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System Alerts

@MetroLAalerts

LINE 460: Northbound buses detour via Stanton between Commonwealth and Artesia through 7pm due to police activity… https://t.co/tTPHE8P53H

LINE 251, 751: Northbound buses detour via Santa Fe between Washington and Olympic due to fire activity at Soto/Oly… https://t.co/Or964UQaXh

Delayed by Expo Line this morning and need delay verification for work or school? Call 213.922.6235. https://t.co/wVRPIkaWOo

EXPO LINE: Trains resuming normal service; earlier issue now clear. https://t.co/X7pgxZHpKv

@bffpike2016 Hi, the current delays are not related to the planned maintenance. You should be moving shortly. ^LH

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Art

Art information to come.

News

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FTA approves Metro’s request to be reimbursed for early work activities on Purple Line Extension’s section three

The Federal Transit Administration this week approved Metro’s request to be reimbursed for early work activities for Section Three of the Purple Line Extension Project between Century City and the Westwood/VA Hospital.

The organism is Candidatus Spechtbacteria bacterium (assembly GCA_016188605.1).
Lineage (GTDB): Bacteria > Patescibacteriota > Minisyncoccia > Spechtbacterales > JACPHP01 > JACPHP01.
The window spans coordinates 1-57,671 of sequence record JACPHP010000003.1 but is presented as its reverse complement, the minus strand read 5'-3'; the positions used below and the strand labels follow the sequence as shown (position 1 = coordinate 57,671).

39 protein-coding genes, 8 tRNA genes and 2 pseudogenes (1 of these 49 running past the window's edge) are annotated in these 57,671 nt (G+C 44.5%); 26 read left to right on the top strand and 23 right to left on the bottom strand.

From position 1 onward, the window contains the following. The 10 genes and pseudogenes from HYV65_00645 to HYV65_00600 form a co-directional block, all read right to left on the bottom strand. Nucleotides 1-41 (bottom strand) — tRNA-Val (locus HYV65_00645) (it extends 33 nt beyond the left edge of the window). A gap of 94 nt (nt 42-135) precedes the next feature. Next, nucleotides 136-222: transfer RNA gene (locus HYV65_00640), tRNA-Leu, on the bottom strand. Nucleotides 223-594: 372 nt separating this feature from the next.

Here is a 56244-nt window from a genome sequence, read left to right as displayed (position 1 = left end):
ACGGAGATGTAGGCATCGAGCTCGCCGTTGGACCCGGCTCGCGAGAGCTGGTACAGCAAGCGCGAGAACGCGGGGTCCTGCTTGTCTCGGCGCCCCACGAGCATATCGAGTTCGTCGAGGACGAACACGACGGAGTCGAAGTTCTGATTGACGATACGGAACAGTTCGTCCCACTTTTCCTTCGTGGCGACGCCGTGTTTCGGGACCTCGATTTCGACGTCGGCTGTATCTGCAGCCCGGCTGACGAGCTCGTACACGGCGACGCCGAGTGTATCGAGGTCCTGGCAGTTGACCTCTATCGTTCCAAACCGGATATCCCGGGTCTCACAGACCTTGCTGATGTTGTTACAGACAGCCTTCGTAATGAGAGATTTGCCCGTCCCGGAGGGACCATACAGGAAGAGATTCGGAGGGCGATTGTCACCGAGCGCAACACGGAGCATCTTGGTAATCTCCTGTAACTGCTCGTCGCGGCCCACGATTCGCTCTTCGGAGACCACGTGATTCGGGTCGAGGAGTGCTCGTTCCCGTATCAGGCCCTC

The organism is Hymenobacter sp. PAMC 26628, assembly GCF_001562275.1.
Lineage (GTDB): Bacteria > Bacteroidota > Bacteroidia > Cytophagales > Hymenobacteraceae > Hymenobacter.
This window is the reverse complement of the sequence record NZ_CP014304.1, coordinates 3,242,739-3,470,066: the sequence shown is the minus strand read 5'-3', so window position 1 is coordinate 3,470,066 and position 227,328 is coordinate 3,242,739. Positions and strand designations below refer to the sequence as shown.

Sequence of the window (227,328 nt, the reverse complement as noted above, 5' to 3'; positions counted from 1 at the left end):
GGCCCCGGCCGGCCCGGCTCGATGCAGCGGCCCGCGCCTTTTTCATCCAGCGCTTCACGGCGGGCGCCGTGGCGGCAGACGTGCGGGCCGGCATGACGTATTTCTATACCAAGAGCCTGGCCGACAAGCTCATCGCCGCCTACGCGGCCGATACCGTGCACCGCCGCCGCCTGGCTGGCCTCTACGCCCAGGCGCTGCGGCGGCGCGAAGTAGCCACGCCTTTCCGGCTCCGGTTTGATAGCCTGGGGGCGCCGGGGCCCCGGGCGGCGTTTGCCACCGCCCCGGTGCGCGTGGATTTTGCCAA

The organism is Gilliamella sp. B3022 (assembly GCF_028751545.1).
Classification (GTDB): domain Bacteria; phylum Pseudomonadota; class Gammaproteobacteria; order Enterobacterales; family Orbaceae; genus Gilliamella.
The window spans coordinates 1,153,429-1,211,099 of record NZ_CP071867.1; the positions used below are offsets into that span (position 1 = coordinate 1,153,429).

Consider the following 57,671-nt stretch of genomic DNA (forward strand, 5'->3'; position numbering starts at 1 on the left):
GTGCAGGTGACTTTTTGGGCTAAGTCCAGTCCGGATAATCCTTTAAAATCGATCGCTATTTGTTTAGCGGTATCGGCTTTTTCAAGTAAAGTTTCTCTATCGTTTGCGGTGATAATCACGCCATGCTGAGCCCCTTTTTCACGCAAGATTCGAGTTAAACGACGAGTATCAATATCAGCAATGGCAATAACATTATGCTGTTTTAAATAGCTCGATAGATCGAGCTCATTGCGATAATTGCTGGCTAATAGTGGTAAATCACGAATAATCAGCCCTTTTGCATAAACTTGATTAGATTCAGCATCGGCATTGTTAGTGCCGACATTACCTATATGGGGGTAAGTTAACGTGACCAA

The approval also clears the way for Metro to take advantage of highly competitive tunnel contract bids, which have come in lower than expected and would save the project an estimated $130 million. These tunneling bids were at risk to expire on October 3. Additionally, the FTA’s approval avoids the need to rebid the tunnel contract, saving an additional $200 million in projected escalation costs and nearly two years of project delay.

The “Letter of No Prejudice” (LONP) permits the agency to incur costs on a project using non-federal resources with the understanding that the costs incurred after the letter’s approval may be reimbursable to Metro if the project is chosen for federal funding later. The LONP will take effect upon FTA’s final review of technical refinements to the project, which are being finalized by Metro. Metro will then issue a Notice to Proceed to the contractor, Frontier-Kemper/Tutor Perini Joint Venture, which has agreed to extend its bid price to December 3, 2018 to accommodate FTA’s final environmental review.